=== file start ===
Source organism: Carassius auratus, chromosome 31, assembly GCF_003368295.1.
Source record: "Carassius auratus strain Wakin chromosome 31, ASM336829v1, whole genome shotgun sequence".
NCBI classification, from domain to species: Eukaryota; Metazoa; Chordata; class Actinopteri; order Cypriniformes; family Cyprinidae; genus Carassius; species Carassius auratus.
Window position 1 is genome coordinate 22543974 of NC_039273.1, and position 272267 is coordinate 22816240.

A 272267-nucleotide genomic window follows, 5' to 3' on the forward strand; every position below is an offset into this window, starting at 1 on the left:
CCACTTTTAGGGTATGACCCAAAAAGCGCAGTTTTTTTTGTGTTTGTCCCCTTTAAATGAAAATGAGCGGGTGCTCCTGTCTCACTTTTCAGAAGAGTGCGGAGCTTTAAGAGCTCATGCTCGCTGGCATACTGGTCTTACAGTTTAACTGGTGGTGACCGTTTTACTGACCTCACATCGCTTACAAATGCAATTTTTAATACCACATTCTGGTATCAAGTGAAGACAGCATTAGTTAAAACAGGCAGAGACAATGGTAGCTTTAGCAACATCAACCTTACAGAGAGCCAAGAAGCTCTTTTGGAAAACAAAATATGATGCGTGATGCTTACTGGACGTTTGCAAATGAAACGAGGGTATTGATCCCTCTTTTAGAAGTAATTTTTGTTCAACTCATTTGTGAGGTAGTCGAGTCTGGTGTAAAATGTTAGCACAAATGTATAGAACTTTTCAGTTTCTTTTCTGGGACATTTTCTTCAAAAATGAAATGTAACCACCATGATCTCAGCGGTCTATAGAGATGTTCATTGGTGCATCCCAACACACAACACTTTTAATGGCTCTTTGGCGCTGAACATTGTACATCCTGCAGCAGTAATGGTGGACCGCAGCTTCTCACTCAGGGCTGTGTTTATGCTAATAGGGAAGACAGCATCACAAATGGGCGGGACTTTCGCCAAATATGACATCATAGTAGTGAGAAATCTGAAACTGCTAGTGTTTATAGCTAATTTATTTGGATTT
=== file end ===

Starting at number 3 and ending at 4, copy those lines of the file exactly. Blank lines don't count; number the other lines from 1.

NCBI classification, from domain to species: Eukaryota; Metazoa; Chordata; class Actinopteri; order Cypriniformes; family Cyprinidae; genus Carassius; species Carassius auratus.
Window position 1 is genome coordinate 22543974 of NC_039273.1, and position 272267 is coordinate 22816240.